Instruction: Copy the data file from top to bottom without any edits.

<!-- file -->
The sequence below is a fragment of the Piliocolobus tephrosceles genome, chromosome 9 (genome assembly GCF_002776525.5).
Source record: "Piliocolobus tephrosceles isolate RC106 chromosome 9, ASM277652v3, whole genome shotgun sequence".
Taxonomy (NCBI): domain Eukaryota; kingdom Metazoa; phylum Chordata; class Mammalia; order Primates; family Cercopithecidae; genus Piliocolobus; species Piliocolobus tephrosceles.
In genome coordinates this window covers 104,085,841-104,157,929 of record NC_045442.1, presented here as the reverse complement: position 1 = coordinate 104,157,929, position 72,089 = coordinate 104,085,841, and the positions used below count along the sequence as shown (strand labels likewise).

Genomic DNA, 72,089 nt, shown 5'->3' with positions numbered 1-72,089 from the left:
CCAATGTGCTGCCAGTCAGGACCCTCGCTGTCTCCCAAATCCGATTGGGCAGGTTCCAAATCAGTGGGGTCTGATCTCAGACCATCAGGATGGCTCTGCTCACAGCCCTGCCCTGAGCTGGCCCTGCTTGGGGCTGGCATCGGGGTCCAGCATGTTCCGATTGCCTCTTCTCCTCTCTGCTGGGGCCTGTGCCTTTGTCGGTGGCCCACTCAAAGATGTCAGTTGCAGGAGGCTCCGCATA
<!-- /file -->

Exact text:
The sequence below is a fragment of the Piliocolobus tephrosceles genome, chromosome 9 (genome assembly GCF_002776525.5).
Source record: "Piliocolobus tephrosceles isolate RC106 chromosome 9, ASM277652v3, whole genome shotgun sequence".
Taxonomy (NCBI): domain Eukaryota; kingdom Metazoa; phylum Chordata; class Mammalia; order Primates; family Cercopithecidae; genus Piliocolobus; species Piliocolobus tephrosceles.
In genome coordinates this window covers 104,085,841-104,157,929 of record NC_045442.1, presented here as the reverse complement: position 1 = coordinate 104,157,929, position 72,089 = coordinate 104,085,841, and the positions used below count along the sequence as shown (strand labels likewise).

Genomic DNA, 72,089 nt, shown 5'->3' with positions numbered 1-72,089 from the left:
CCAATGTGCTGCCAGTCAGGACCCTCGCTGTCTCCCAAATCCGATTGGGCAGGTTCCAAATCAGTGGGGTCTGATCTCAGACCATCAGGATGGCTCTGCTCACAGCCCTGCCCTGAGCTGGCCCTGCTTGGGGCTGGCATCGGGGTCCAGCATGTTCCGATTGCCTCTTCTCCTCTCTGCTGGGGCCTGTGCCTTTGTCGGTGGCCCACTCAAAGATGTCAGTTGCAGGAGGCTCCGCATA